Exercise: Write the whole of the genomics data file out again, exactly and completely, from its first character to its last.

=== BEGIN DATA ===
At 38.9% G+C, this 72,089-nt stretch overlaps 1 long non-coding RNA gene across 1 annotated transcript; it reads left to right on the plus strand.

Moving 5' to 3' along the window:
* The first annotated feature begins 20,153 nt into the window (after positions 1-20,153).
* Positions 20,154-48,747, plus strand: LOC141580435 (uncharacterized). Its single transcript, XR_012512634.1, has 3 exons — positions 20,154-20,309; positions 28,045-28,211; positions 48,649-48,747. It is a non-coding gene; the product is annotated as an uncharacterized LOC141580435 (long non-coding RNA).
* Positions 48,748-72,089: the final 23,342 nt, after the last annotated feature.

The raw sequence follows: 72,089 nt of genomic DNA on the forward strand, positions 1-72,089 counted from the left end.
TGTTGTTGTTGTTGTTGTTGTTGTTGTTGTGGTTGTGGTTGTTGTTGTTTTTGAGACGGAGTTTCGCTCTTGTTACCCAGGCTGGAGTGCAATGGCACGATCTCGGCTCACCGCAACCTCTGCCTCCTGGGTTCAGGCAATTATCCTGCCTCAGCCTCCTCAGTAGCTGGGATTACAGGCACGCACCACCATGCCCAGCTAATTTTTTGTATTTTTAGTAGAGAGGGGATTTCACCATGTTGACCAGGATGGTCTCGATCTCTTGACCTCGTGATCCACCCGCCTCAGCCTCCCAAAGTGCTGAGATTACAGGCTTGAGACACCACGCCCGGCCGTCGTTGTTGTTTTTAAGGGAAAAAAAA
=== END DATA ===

At 38.9% G+C, this 72,089-nt stretch overlaps 1 long non-coding RNA gene across 1 annotated transcript; it reads left to right on the plus strand.

Moving 5' to 3' along the window:
* The first annotated feature begins 20,153 nt into the window (after positions 1-20,153).
* Positions 20,154-48,747, plus strand: LOC141580435 (uncharacterized). Its single transcript, XR_012512634.1, has 3 exons — positions 20,154-20,309; positions 28,045-28,211; positions 48,649-48,747. It is a non-coding gene; the product is annotated as an uncharacterized LOC141580435 (long non-coding RNA).
* Positions 48,748-72,089: the final 23,342 nt, after the last annotated feature.

The raw sequence follows: 72,089 nt of genomic DNA on the forward strand, positions 1-72,089 counted from the left end.
TGTTGTTGTTGTTGTTGTTGTTGTTGTTGTGGTTGTGGTTGTTGTTGTTTTTGAGACGGAGTTTCGCTCTTGTTACCCAGGCTGGAGTGCAATGGCACGATCTCGGCTCACCGCAACCTCTGCCTCCTGGGTTCAGGCAATTATCCTGCCTCAGCCTCCTCAGTAGCTGGGATTACAGGCACGCACCACCATGCCCAGCTAATTTTTTGTATTTTTAGTAGAGAGGGGATTTCACCATGTTGACCAGGATGGTCTCGATCTCTTGACCTCGTGATCCACCCGCCTCAGCCTCCCAAAGTGCTGAGATTACAGGCTTGAGACACCACGCCCGGCCGTCGTTGTTGTTTTTAAGGGAAAAAAAA